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Fighting Fires

I was working as a sales manager for a Fortune 500 bank a few years ago when I received a telephone call from a longtime customer. Jim called me to report that his company's checking account statement arrived with the envelope unsealed and he was justifiably upset. He was naturally concerned that something could have fallen out in the mail, but more alarming was the thought of one of his employees being tempted to peak inside at the account balance or cancelled paychecks. I promised Jim I would address the problem.

Like all large banks, we processed our statements on an automated stuffing machine. The statement processing area's manager admitted that Jim's experience was not unique. There was apparently a problem with the machine's component that "licked" the envelopes; the amount of moisture applied to the flap was inconsistent, so some envelopes did not seal properly. The machine manufacturer's local technician had tried several remedies, without success. However, the manager promised to flag Jim's account and process his statement by hand, thereby ensuring he would never again receive an unsealed envelope.

The next month, Jim called me again. This time he reported that his statement did indeed arrive in a sealed envelope. However, someone at the bank had taped the flap to make sure it stayed closed. I explained our problem to Jim and told him that we were providing his statement special attention. "I don't want special attention," he said. "I just want my envelope sealed."

I went back to the statement manager for an update on the machine's repair. The technician was at a loss and didn't know when he could fix the "licker." In the meantime, we decided to change tactics. We would send Jim's statement via UPS, replacing the envelope with a securely wrapped package. That would certainly satisfy Jim.

Of course it didn't. His call the following month described how his shipping clerk, who opens all of the parts and raw materials that arrive in the company's daily UPS shipments, opened his statement along with the other packages. Our "fix" had caused Jim's worst fear to come true--one of his employees saw the company's confidential bank information. "Look," said Jim. "I appreciate the manual efforts to send my statement intact. But I run a steel processing company that employs dozens of machines. When one breaks down, we don't process the steel by hand. We fix the machine. That's all I'm asking you to do."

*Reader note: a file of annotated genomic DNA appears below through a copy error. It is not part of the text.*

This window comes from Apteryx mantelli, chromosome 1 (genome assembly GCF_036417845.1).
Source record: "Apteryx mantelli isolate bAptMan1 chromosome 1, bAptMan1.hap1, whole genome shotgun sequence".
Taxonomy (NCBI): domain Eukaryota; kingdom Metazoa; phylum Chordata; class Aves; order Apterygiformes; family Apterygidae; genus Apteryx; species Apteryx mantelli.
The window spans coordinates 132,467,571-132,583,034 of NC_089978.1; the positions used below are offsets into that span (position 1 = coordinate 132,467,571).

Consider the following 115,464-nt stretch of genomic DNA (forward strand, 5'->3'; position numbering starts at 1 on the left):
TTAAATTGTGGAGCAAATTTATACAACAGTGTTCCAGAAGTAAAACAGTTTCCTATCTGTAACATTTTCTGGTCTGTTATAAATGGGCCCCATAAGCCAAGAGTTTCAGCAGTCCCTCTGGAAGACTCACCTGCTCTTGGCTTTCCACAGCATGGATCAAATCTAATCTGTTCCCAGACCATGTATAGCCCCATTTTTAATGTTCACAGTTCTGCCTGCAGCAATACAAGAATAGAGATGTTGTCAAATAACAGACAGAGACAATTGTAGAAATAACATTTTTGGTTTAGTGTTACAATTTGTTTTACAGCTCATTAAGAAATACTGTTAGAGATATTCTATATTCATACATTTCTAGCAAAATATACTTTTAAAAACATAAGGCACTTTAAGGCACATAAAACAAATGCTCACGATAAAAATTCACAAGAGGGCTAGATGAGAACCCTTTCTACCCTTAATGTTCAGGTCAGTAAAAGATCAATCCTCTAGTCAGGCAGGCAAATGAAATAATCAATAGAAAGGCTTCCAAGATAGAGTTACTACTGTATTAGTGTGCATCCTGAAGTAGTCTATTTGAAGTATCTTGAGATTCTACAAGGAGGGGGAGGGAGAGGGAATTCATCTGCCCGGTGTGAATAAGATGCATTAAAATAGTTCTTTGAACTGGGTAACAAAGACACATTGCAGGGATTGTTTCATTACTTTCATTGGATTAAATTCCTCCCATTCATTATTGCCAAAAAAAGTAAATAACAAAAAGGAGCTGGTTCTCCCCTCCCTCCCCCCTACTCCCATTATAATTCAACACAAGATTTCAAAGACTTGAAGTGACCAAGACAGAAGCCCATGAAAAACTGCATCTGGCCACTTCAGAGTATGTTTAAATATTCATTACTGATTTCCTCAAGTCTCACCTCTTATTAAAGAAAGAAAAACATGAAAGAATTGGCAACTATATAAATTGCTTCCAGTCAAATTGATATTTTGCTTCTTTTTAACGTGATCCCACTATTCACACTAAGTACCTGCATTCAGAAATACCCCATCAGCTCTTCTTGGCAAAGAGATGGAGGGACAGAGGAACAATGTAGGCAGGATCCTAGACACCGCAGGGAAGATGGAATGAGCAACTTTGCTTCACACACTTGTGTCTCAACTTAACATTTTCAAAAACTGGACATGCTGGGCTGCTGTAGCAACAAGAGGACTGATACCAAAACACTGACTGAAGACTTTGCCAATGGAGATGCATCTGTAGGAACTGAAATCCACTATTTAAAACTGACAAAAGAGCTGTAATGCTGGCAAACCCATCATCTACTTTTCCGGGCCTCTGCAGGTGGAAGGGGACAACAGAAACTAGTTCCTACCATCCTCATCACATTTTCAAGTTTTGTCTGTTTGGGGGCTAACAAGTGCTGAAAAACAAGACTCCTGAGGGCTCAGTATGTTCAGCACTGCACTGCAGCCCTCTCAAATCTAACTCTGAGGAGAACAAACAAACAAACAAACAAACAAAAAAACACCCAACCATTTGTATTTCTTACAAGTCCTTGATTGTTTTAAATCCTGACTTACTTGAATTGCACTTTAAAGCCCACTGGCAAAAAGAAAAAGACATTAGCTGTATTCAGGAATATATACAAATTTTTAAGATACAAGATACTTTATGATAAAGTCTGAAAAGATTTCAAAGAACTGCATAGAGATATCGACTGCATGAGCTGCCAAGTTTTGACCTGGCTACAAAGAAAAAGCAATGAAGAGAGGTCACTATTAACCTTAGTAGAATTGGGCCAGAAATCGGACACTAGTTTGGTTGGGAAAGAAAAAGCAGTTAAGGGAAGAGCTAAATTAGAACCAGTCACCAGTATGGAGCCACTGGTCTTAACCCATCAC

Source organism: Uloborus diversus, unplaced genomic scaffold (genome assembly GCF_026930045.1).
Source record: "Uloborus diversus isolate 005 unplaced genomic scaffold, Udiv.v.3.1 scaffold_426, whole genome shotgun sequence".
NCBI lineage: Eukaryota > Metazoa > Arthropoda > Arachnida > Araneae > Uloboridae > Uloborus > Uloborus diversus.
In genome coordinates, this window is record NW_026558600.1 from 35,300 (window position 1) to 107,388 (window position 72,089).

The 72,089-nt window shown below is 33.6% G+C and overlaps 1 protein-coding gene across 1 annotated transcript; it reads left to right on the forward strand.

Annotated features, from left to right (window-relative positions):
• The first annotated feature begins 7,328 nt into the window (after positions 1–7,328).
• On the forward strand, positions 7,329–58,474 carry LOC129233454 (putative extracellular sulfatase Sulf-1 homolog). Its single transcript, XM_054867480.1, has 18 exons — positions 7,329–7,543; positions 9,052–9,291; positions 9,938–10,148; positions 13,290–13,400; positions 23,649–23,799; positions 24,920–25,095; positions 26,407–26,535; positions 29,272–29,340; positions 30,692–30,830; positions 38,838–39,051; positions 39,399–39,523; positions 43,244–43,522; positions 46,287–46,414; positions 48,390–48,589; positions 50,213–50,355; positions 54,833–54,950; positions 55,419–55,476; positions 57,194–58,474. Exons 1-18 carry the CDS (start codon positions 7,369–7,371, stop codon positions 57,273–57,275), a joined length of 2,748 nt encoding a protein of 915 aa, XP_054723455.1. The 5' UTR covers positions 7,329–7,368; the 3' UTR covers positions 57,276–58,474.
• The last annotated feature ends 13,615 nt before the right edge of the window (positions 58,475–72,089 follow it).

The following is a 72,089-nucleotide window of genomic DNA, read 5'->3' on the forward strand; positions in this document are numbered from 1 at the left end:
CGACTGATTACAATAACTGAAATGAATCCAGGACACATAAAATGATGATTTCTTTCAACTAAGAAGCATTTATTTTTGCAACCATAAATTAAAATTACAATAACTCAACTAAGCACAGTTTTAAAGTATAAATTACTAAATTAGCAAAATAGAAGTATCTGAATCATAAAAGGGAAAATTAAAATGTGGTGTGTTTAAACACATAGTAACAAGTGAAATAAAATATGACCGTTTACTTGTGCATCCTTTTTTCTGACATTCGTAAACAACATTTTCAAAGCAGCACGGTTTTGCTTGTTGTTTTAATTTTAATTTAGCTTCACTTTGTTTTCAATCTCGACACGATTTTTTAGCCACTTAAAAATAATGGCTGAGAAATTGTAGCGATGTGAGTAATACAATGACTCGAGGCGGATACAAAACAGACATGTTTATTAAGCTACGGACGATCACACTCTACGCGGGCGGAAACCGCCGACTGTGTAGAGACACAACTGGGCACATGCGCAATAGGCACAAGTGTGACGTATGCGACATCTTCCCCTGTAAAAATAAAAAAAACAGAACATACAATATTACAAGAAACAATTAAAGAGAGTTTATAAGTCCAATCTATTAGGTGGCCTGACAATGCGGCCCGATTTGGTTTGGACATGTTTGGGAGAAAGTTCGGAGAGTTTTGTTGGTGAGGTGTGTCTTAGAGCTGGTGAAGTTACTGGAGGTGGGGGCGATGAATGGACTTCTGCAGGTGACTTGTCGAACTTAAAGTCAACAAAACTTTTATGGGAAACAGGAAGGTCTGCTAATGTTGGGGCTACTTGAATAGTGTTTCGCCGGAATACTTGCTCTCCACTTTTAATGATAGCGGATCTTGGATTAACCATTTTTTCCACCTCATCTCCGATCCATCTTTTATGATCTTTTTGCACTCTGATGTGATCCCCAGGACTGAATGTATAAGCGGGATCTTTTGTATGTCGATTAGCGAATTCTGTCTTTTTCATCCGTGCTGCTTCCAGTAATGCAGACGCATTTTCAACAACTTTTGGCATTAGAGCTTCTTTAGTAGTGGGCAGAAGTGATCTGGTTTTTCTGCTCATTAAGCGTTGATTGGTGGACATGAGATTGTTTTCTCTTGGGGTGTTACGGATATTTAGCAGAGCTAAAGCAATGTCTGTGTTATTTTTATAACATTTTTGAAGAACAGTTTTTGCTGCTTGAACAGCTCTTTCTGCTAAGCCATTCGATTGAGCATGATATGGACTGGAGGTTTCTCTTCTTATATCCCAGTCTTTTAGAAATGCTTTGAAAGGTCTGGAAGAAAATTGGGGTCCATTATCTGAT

Jim had delivered a wake-up call. Our statement-stuffing machine was not the only thing broken. So was our approach to solving problems. Rather than attacking the root cause of problems, we relied on the heroic creativity of front-line workers to find ways around them. As our problem solvers rushed from crisis to crisis, putting out fires along the way, they seldom completely fixed the problems--and the underlying causes remained.

Thanks to Jim's doggedness, we changed our approach to his concern. We contacted the statement stuffing machine's senior management and demanded a solution. They flew in a factory engineer who quickly recognized that the inconsistency was not with the licking device, but with the mechanism that pressed the moistened flap against the envelope. A few replaced parts solved the problem forever. The last I knew, Jim was still a bank customer.

Most organizations typically resolve problems inefficiently: a spur-of-the-moment diagnosis, followed by a hastily applied band-aid. But it's not just the solution that's wrong--it's the culture common in most companies that's not working. Watch for more to come on this subject.
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